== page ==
I've only ever needed to just brute force it (with pipelining).

Of course if you're doing this in a smaller FPGA, then you may need to consider bit-serial like sequential algorithms that take longer to compute each division, at the expense of more complicated hardware and performance.



Reply to

rth includes division words. But how are they implemented? I am asking be cause I need to do a division in hardware

one had to implement division using something other than a native CPU divis ion instruction?

coprocessor in a rack cabinet) and it did division using Newton-Raphson it eration I believe. It converged quickly

ded to carry it out took more than one clock cycle that's not bad.

n, "shift and subtract" as compared to shift and add for multiplication. F ortunately multipliers are still common.

I looked at a bit serial multiplier once and it didn't save much if anythin g over an 8 bit sequential (shift and add) multiplier. The control logic i s much more complex for bit serial.

I plan to do this in a small device, but don't have a feel yet for what nee ds to go in it. The part does have 16 bit hardware fast multipliers and th e data rate is 100,000 times slower, so why not use the available resources .

I guess I was really asking if there were better algorithms that work like Newton-Raphson but converge more quickly or something. From reading about Newton-Raphson if it is seeded with a small table lookup, it will converge quickly, but since time is in much greater supply than memory, it won't rea lly matter much to start with a fixed value for every computation. In fact , it would be perfectly acceptable to calculate worse case numbers for iter ations required and simply loop that many times regardless. Once the error is zero the result stops changing.

This is also simplified by the fact that this is a way to match the ADC inp ut range to the sensor output which are based on separate power supplies. It's not necessary to use an accurate reference on the ADC if that same ADC is used to measure the sensor power supply which provides the basis for th e gain setting in the sensor output.

So the divisor will be in a narrow range. Maybe a table lookup for that na rrow range is the best way. With a 12 bit input even 200 entries will cove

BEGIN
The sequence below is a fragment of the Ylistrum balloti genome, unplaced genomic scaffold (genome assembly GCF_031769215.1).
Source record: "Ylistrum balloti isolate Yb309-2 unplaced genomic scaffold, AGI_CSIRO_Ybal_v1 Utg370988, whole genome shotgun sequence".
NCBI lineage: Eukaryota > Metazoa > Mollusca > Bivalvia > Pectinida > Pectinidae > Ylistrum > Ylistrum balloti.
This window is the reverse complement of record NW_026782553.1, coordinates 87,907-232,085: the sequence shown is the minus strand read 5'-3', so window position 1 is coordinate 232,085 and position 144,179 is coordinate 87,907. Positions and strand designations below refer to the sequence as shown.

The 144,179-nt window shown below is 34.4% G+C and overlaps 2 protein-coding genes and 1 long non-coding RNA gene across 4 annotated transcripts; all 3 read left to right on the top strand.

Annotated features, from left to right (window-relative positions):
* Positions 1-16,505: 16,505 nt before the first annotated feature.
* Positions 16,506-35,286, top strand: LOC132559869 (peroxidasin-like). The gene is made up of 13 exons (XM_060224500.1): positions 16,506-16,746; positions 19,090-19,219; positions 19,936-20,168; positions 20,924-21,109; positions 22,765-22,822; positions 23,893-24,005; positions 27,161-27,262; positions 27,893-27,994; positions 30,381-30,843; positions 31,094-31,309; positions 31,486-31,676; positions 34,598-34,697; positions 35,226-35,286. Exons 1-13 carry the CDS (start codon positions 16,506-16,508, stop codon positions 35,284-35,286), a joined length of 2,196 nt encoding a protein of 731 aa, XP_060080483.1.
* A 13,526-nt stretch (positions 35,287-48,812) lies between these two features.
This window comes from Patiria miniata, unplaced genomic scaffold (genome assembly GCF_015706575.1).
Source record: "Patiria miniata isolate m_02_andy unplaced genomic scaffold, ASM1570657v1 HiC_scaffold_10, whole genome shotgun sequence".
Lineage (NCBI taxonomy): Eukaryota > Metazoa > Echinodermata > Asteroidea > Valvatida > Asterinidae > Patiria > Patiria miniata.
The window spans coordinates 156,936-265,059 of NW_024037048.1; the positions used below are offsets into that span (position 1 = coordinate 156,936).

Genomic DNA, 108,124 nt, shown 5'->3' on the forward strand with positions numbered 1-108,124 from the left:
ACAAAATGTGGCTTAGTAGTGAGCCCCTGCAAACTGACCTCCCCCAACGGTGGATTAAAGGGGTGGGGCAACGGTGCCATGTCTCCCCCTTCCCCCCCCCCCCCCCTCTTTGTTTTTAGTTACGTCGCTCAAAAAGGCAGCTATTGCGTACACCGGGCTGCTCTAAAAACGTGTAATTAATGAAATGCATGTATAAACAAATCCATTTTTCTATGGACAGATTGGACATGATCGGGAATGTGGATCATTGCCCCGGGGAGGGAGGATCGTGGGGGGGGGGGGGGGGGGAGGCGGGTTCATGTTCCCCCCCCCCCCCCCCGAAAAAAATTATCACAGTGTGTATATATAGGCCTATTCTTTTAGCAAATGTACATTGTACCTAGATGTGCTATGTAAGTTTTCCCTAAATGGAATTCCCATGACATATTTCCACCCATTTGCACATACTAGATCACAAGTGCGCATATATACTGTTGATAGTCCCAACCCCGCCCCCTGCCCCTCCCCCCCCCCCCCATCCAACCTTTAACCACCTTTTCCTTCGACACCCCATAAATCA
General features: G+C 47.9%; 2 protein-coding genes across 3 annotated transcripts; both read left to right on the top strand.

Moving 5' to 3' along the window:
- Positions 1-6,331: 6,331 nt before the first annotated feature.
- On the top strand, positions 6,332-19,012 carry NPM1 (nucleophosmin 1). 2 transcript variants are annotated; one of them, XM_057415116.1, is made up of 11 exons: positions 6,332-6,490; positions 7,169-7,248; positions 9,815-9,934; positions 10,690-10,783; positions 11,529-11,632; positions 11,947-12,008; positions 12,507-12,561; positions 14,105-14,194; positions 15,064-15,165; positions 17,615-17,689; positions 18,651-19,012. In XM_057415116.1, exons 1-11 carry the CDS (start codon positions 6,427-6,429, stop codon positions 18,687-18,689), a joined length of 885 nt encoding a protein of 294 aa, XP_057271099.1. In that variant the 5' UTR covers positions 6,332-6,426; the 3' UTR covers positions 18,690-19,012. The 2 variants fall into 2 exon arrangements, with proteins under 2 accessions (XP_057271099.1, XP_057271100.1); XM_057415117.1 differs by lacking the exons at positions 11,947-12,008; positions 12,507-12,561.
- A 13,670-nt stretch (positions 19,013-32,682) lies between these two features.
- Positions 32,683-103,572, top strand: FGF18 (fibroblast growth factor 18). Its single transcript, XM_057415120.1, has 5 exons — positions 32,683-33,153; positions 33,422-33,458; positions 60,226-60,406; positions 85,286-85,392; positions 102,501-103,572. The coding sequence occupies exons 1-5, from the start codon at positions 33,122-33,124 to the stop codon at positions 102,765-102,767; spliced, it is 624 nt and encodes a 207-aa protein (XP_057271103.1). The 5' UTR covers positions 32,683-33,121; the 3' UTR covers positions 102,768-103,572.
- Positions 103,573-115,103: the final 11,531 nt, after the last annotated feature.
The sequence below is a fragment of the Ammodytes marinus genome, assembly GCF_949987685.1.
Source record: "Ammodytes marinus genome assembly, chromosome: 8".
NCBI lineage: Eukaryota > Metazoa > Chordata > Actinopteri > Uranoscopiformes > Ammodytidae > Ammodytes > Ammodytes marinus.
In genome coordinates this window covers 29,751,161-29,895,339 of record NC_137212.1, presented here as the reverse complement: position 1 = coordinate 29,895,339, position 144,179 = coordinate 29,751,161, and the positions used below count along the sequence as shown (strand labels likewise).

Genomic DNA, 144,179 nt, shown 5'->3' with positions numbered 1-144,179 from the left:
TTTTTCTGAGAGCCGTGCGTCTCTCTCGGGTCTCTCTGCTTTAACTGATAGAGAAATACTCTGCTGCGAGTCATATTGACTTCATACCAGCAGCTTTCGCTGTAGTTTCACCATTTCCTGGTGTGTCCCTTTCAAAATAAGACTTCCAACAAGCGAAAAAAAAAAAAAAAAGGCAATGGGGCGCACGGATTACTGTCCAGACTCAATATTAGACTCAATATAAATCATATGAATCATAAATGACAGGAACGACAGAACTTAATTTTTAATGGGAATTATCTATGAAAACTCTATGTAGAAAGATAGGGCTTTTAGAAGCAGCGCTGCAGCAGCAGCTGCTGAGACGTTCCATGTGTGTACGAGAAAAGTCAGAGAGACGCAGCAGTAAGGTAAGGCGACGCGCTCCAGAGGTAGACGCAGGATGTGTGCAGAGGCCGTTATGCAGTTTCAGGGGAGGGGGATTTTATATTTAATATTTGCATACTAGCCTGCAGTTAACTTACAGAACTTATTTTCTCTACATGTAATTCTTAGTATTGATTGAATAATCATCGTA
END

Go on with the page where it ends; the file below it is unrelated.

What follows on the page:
Darn, I keep simplifying away the fun stuff.

  Rick C. 

  + Get 1,000 miles of free Supercharging 
 Click to see the full signature
Reply to
Rick C

I hear you. Sometimes these "do elementary school maths" with the technology at hand, under these sets of conditions, are very satisfying small side projects. Easy concepts, but sometimes tricky conditions to work under. This may frustrate some folks but I often find this sort of tasks quite satisfying...

Regards, Mark

Reply to

Recalling an FPGA project I did about 10 years ago, I was able to implement FPGA processing blocks that could be integrated into the embedded core and present itself as a custom instruction. It worked very well for me. Fewer than 10 clocks would produce a single precision floating point result. The requirement was to compute std dev in less than 500 us. Emulated floating point divide and sqrt were time consuming operations at the time.

Details: It was an Altera Cyclone III FPGA. I was using the Quartus tool set. I embedded a NIOS II core. Quartus was a huge tool featuring many different ways to get something done. The choice I made (custom instruction plus various Quartus supplied floating point math blocks) was not obvious but I eventually stumbled across my solution combo and used it successfully.


Reply to
John Speth

ElectronDepot website is not affiliated with any of the manufacturers or service providers discussed here. All logos and trade names are the property of their respective owners.